The body 16 includes a curved lingual wall section 50 and a curved facial wall section 52. The body 16 also includes a gingival wall section 54 that interconnects the wall sections 50, 52. Optionally, the gingival wall section 54 presents a somewhat flattened configuration. When viewed in directions along the longitudinal axis of the archwire slot 18, the wall sections 50, 52, 54 of the body 16 present a generally oval-shaped external profile that matches the generally oval-shaped external profile of the clips 34, 36. These oval-shaped profiles have a short axis and a long axis, and preferably the long axis is oriented in a direction that is perpendicular to the occlusal plane of the patient when the appliance 10 is bonded to the lingual side of the patient's tooth.
In addition, when the mesial clip 34 and the distal clip 36 are assembled to the body 16, the oval-shape external profile of the clips 34, 36 is aligned with the generally oval-shaped external profile of the body 16 with the result that a smoothly curved, compact assembly is presented. The matching, smoothly curved oval-shaped external profiles of the clips 34, 36 and the body 16 is highly beneficial in providing patient comfort, a particular advantage for appliances that are bonded to the lingual surfaces of a patient's teeth. Moreover, the openings of the clips 34, 36 are aligned with the opening of the body 16 that leads into the archwire slot 18.
Optionally, the appliance 10 includes a double ended or “T”-shaped hook 56 that extends outwardly from the lingual wall section 50 of the body 16. Other types of hooks are also possible, such as hooks with a generally “L”-shaped configuration, or hooks with ball-shaped heads. As yet another alternative, the appliance 10 may include a pair of spaced-apart “L”-shaped hooks with outer ends that extend in directions away from each other. The use of a pair of hooks is especially advantageous for appliances that have a relatively large width in a mesial-distal direction, such as appliances constructed for use on the patient's molar teeth. Although not shown in the drawings, the appliance 10 may also include tiewings in place of a hook or hooks or in addition to a hook or hooks.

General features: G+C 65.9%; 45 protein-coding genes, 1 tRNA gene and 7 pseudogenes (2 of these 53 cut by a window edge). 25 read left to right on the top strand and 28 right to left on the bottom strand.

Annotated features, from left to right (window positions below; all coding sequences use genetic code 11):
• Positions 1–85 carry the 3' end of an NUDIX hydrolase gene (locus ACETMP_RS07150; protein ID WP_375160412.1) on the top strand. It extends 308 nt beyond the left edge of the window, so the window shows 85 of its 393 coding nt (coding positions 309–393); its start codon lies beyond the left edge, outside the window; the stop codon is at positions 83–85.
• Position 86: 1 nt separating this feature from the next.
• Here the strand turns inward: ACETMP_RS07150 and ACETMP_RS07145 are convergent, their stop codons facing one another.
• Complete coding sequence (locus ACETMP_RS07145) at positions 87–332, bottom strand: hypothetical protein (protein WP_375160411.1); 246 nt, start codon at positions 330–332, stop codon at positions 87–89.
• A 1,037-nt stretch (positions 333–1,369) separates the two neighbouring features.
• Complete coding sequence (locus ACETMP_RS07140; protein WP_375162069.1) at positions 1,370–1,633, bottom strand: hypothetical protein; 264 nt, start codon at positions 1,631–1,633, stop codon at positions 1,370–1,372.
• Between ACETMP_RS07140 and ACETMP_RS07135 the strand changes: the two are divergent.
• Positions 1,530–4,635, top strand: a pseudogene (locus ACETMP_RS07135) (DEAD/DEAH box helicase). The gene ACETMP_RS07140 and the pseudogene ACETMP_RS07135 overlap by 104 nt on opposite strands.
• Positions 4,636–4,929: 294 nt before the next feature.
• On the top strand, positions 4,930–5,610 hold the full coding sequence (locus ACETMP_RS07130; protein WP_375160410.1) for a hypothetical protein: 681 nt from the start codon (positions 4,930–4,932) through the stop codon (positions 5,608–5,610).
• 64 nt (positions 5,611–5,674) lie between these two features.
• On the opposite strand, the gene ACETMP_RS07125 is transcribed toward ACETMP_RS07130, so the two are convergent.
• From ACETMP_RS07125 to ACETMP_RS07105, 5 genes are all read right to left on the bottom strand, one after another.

One method of making the appliance 10 includes the step of making an appliance preform such as the preform 58 illustrated in
Optional methodologies for cutting the archwire slot 18 in the body 16 are described in published U.S. Patent Application 2007/0178423 (Rubbert et al.). As one example, a system for forming the archwire slot 18 may include an electrical discharge machining apparatus that includes a controller having memory which can provide for computer numerical control. The electrical discharge machining apparatus can include a traveling wire electrical discharge electrode, or a traveling wire electrode and a die-sinker electrical discharge electrode. The electrical discharge machining apparatus can include at least one drive section adapted to position the appliance 10 in electrical discharge contact with the electrode to form the archwire slot 18 and to simultaneously separate the body 16 from the runner 60 when forming the archwire slot 18 responsive to the control signal.
As the cutting tool (such as the electrical discharge machining apparatus) is advanced into the preform 58, the cutting tool also cuts a top portion of the protrusions 26, 28 to thereby form the top surfaces 30. Preferably, the bottom wall 24 of the archwire slot 18 is formed simultaneously with forming of the top surfaces 30. As one example, the preform 58 can be mounted on a drive table that is activated for movement by a control signal to enable a traveling wire electrode of an electrical discharge machining apparatus to simultaneously cut the bottom wall 24 and both of the top surfaces 30. Such a methodology helps ensure that the top surfaces 30 of the protrusions 26, 28 are each precisely coplanar with the bottom wall 24 of the archwire slot 18. This coplanar relationship is an advantage, in that the extended top surfaces 30 provide enhanced tipping control over movement of the associated tooth.
Optionally, an undercut 62 (see
An orthodontic appliance 10 a according to other embodiment of the invention is illustrated in